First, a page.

We dread calling 800 numbers because we can be tied up for hours due to being put on hold, getting passed around, and being dropped off. If that’s not bad enough, after we have spent the afternoon on the phone trying to solve a problem for which there was no resolution, we hear, “Can I be of any further assistance to you today?” They have been of no assistance in the first place! And this is from the Customer Service Department!
We have a friend who gets particularly frustrated with canned answers from narrowly scripted representatives. He asks them, “Is there any one more intelligent I can speak to?” The answer is usually, “No, I’m sorry sir, there is no one like that here.”
When you call into a customer service center you can be routed from tree to tree, then you can choose “branches” to zero in on your particular issue. All this is done in the name of efficiency. During your journey, you may hear, “In order for us to better serve you, please give us your name, account number, last 4 digits of your social security number, and the nature of your call.” So you dutifully enter your data in the belief that a live representative will get it and it will help speed the resolution of your issue.
When you finally get a representative, they typically have no idea who you are, or why you called. All the information you punched into the system is evidently lost. The representative doesn’t care and doesn’t report the glitch to his/her supervisor and it never gets to the C-Suite. Then the rep asks for all the information again! You give it again only to be dropped, put on perpetual hold, or transferred to another representative who asks you for the same information once again, often in an unintelligible foreign dialect!
What does this do for your image of that company? What gives their top managers the hubris to allow this kind of poor customer service to prevail? Is it indifference to the negative effect this type of treatment is having? Or is it that they just don’t realize it’s happening due to poor internal communication? Maybe they have a monopoly on that sector of the market and they know you have no other choice. We have found the above scenarios especially true with mortgage companies, airlines, utilities, insurance companies, and large electronic products companies.
We always get, “This call may be recorded.” But is anybody listing to the recordings? We hope so! Any company executive interested in offering an excellent customer experience should be listening to those recordings. Better yet, they should play “undercover boss” and call in themselves with a customer service issue and see how they are treated.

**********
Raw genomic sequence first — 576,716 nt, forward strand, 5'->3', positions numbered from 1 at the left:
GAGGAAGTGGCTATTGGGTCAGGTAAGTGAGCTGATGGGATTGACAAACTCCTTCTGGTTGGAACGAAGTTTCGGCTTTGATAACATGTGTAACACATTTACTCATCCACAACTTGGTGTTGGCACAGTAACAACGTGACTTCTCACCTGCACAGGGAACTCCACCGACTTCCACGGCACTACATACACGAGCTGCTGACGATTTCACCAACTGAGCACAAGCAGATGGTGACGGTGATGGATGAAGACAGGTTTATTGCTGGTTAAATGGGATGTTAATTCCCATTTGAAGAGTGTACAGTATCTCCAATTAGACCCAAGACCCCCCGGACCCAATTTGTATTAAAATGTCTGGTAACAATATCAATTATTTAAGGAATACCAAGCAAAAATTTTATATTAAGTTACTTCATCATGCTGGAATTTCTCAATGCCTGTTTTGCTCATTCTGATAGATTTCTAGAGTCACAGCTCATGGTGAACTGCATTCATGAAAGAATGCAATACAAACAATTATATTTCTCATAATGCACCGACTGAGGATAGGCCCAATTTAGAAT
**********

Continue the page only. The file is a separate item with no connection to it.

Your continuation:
The customer judges a company more by what they do to resolve problems than at any other point of contact. It’s where the rubber meets the road. It’s where the company really shows the customer if they are valued or if they are taken for granted. That impression (both good and bad) gets broadcasted to family, friends and colleagues and is more effective than any form of advertising.
Companies that view customer service as “complaint resolution” are missing a golden public relations opportunity. Even a large company that has monopolized its market sector doesn’t want customers that “have” to do business with them against their better judgment. They will lose that precious market advantage and open the door for the upstart company that treats people as advocates and takes the “dread” out of the Eight Hun-dread number call.
Who Are We.
Having built and sold a bestselling national brand, we appreciate the value of brands and everything it takes to make them successful. Companies are valued by their brand equity. Achieving and maximizing brand equity requires tremendous respect for all your customers, from your wholesaler to your end user.
Starting in our laundry room with no money and no knowledge of the industry, we built the famous Barefoot Wine brand. We learned a lot they don’t teach in school and much of it the hard way. Although our success was in consumer products, our real world experience will be helpful to anyone looking for information and advice about brands.
We have written the New York Times Bestselling Business Book, The Barefoot Spirit: How Hardship, Hustle and Heart Built America’s #1 Wine Brand, which chronicles the history of the famous brand from its inception through its acquisition. Our book is now required reading in schools of entrepreneurship across the country. We hope this book will provide inspiration and encouragement for all those contemplating starting a brand or wanting to improve their existing brand.
Michael Houlihan and Bonnie Harvey
-Barefoot Wine Founders